When the temporary technical battles of the very first show of the 2020 Next Stage Theatre Festival had been won, Ophira Calof’s opening night of Literally Titanium presented us with another war: one waged between her own mind and body.
Troublesome DNA has left her with titanium in her spine to help hold her head up. She also uses a seriously cool power chair to transport her around the stage, making loops with vigour and grace.
Calof’s dream of becoming a famous opera singer was temporarily derailed by her body’s inability to support the physical challenges. However, her body feels that the real lack of support was from her mind, and its refusal to listen to the body’s needs. Her heartfelt, irreverent, and ultimately moving show gives that body centre stage, allowing it to tell her story.
Calof splits herself neatly between mind, or “Mind-y,” and “Body” to showcase the divisiveness between them – and also the folly in trying to behave as though there can really be a separation. As a person with a chronic illness, I felt this device expressed the battle succinctly and effectively. When the physical self begins to fail, it’s very easy to see one’s body as a betrayer of the self, rather than a part of it.
Appropriate for the play’s themes, the production fully embraces the ethos of accessible theatre. It offers a wide variety of measures to ensure the comfort of audience members with varying needs – including alternate performances for those whose sensory needs are mutually exclusive.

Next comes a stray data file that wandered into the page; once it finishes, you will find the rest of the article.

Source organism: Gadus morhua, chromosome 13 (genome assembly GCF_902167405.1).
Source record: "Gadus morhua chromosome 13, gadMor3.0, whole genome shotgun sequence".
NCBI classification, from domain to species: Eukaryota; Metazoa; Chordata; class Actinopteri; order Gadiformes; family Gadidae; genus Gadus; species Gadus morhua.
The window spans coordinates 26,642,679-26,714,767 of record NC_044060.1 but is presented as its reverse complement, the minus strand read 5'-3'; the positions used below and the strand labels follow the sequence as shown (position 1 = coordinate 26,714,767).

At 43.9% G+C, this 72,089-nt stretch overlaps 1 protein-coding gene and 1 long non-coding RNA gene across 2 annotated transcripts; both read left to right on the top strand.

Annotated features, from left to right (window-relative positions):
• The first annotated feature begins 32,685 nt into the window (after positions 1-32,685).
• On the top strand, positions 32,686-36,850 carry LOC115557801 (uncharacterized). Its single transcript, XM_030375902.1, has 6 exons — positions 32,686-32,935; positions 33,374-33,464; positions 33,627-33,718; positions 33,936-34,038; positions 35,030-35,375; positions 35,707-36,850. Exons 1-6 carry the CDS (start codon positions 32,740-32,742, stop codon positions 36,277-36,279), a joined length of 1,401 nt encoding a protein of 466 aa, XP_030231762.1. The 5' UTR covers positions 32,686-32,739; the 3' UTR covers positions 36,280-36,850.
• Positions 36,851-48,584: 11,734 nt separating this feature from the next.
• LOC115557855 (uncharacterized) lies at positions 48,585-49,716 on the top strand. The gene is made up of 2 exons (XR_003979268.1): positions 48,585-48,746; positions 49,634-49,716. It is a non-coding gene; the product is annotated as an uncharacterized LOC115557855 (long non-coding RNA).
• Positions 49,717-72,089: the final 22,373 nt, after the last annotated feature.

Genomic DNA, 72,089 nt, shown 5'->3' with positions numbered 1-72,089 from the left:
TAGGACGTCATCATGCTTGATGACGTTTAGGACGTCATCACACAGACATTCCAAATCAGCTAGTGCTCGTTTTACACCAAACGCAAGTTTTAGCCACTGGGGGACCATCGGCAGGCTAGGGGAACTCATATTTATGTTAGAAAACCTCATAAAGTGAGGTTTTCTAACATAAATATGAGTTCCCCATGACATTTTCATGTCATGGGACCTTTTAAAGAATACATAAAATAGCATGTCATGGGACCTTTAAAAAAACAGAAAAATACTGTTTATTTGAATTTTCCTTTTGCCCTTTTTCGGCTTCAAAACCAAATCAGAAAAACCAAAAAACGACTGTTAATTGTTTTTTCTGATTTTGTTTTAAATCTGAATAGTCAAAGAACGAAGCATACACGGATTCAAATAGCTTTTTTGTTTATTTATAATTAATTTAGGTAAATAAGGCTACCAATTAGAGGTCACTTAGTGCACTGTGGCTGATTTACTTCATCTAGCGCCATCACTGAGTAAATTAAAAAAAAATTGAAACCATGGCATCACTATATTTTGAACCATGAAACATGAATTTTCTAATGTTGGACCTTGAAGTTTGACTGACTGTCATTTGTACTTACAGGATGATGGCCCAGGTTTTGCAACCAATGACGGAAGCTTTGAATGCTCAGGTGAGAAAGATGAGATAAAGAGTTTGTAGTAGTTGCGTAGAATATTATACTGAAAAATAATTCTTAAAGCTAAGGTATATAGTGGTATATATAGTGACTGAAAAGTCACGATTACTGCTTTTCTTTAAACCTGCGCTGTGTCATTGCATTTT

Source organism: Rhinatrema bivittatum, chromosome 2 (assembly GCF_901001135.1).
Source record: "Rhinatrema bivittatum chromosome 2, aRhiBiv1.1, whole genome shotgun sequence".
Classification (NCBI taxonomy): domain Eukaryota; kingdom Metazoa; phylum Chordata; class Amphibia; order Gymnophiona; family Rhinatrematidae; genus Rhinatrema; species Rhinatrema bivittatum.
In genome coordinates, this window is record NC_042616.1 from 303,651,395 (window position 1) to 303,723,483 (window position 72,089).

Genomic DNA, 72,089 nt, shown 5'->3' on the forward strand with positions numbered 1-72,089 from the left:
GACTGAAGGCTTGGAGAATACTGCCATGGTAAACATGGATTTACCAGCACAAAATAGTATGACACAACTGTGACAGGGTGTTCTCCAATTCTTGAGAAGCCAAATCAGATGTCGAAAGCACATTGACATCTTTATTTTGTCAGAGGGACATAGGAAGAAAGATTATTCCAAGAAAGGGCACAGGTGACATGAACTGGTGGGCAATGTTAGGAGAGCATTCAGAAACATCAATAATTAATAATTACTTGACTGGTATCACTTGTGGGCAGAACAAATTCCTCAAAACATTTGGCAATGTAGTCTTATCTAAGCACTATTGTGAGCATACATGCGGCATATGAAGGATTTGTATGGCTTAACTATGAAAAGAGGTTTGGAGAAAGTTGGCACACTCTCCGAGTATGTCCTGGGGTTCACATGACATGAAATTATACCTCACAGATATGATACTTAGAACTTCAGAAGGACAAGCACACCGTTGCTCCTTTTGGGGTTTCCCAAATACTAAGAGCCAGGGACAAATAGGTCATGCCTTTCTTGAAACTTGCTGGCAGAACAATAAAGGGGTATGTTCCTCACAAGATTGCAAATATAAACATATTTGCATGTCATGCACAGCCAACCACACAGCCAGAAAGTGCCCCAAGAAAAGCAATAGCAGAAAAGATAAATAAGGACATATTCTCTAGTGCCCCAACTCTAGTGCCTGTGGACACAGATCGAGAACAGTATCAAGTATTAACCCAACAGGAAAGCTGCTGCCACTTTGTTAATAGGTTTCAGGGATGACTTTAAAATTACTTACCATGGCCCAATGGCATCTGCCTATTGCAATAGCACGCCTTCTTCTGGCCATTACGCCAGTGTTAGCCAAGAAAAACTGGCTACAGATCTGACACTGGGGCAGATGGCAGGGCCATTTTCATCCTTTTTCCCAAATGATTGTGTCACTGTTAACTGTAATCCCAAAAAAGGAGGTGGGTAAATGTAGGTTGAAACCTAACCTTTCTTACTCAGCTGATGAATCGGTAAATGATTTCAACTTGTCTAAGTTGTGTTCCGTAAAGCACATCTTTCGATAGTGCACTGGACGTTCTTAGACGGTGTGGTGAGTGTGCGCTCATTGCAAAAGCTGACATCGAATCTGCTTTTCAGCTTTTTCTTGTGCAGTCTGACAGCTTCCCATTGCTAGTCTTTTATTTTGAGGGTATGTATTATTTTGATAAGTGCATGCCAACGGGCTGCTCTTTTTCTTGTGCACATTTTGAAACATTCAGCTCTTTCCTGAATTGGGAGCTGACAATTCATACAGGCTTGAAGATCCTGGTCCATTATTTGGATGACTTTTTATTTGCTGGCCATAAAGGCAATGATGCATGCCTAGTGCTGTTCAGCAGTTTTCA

Calof builds in water and rest breaks for herself as a performer as well, making space for these moments instead of hiding them, and using them as fodder for comedy and thought. She is an engaging performer and immediately establishes a winning, friendly rapport with the audience, introducing herself and briefing us on the events to come. Her comedic and physical timing is on point. Sometimes her “Body” voice gets a little affected and stagy in a way that feels cautious, but that’s easy to look past in the laughter.
Calof intersperses descriptive and nicely detailed stories about her birth, schooling, and struggle with illness through thematically-appropriate songs, from opera to pop to musical theatre. She has an impressive range, and her brassy belt was a particular pleasure in slightly-altered numbers like “Everything’s Coming Up Roses.” It’s clear how much she lives through singing. Her deadpan translations of the lyrics to the melodramatic “O Mio Babbino Caro” were also delightful.
While I really enjoyed the musical numbers as a whole, I felt they didn’t always add as much to my experience as the developing personal story. That was sharing something which felt fresher and newer – and I wanted more, on balance.
Near the end of the piece, things take a turn for the meta and serious. There are particularly poignant observations about the feelings that surface when one’s entire self is deemed “pathological,” wrong, unfit for society. As a response to this, taking up space on stage is Calof’s body’s right, and I’m glad she’s given it the chance.
- Next Stage Theatre Festival performances are being held at Factory Theatre (125 Bathurst St.)
- Single tickets are $18 (tickets purchased online or by phone are subject to a $3 fee). Money-saving passes are also available. See website for ticketing information.
- Showtimes on the Literally Titanium listing.
Photo of Ophira Calof by Tyra Sweet